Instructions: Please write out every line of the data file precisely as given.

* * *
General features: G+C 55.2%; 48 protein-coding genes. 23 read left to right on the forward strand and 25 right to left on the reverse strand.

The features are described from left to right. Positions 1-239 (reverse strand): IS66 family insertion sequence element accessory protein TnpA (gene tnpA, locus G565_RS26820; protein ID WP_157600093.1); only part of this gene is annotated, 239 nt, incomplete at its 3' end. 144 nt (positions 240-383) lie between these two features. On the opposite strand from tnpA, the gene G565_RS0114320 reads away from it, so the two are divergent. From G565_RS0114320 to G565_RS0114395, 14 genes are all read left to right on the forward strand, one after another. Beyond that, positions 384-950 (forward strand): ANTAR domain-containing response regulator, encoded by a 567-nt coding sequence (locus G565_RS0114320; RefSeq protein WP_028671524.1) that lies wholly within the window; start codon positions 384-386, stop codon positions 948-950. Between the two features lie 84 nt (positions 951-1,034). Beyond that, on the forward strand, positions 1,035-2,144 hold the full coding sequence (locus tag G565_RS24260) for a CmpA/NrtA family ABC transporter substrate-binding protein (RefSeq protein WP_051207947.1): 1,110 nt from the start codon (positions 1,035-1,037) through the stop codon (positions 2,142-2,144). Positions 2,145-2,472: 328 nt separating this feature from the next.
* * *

General features: G+C 55.2%; 48 protein-coding genes. 23 read left to right on the forward strand and 25 right to left on the reverse strand.

The features are described from left to right. Positions 1-239 (reverse strand): IS66 family insertion sequence element accessory protein TnpA (gene tnpA, locus G565_RS26820; protein ID WP_157600093.1); only part of this gene is annotated, 239 nt, incomplete at its 3' end. 144 nt (positions 240-383) lie between these two features. On the opposite strand from tnpA, the gene G565_RS0114320 reads away from it, so the two are divergent. From G565_RS0114320 to G565_RS0114395, 14 genes are all read left to right on the forward strand, one after another. Beyond that, positions 384-950 (forward strand): ANTAR domain-containing response regulator, encoded by a 567-nt coding sequence (locus G565_RS0114320; RefSeq protein WP_028671524.1) that lies wholly within the window; start codon positions 384-386, stop codon positions 948-950. Between the two features lie 84 nt (positions 951-1,034). Beyond that, on the forward strand, positions 1,035-2,144 hold the full coding sequence (locus tag G565_RS24260) for a CmpA/NrtA family ABC transporter substrate-binding protein (RefSeq protein WP_051207947.1): 1,110 nt from the start codon (positions 1,035-1,037) through the stop codon (positions 2,142-2,144). Positions 2,145-2,472: 328 nt separating this feature from the next.